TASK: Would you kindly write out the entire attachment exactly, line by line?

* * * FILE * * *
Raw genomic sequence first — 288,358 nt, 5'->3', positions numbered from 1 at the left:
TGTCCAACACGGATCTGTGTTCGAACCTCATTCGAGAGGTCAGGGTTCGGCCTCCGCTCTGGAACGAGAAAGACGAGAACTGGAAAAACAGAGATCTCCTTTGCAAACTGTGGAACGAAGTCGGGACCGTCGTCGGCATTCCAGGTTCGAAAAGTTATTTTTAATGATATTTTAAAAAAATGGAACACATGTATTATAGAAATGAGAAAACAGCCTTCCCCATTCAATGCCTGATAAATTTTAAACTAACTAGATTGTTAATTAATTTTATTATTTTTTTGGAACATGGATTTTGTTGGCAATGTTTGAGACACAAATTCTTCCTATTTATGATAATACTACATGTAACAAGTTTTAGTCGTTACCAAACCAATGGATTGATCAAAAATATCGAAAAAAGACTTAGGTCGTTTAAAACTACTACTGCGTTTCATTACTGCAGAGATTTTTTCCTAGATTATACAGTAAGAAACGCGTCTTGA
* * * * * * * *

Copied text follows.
Raw genomic sequence first — 288,358 nt, 5'->3', positions numbered from 1 at the left:
TGTCCAACACGGATCTGTGTTCGAACCTCATTCGAGAGGTCAGGGTTCGGCCTCCGCTCTGGAACGAGAAAGACGAGAACTGGAAAAACAGAGATCTCCTTTGCAAACTGTGGAACGAAGTCGGGACCGTCGTCGGCATTCCAGGTTCGAAAAGTTATTTTTAATGATATTTTAAAAAAATGGAACACATGTATTATAGAAATGAGAAAACAGCCTTCCCCATTCAATGCCTGATAAATTTTAAACTAACTAGATTGTTAATTAATTTTATTATTTTTTTGGAACATGGATTTTGTTGGCAATGTTTGAGACACAAATTCTTCCTATTTATGATAATACTACATGTAACAAGTTTTAGTCGTTACCAAACCAATGGATTGATCAAAAATATCGAAAAAAGACTTAGGTCGTTTAAAACTACTACTGCGTTTCATTACTGCAGAGATTTTTTCCTAGATTATACAGTAAGAAACGCGTCTTGA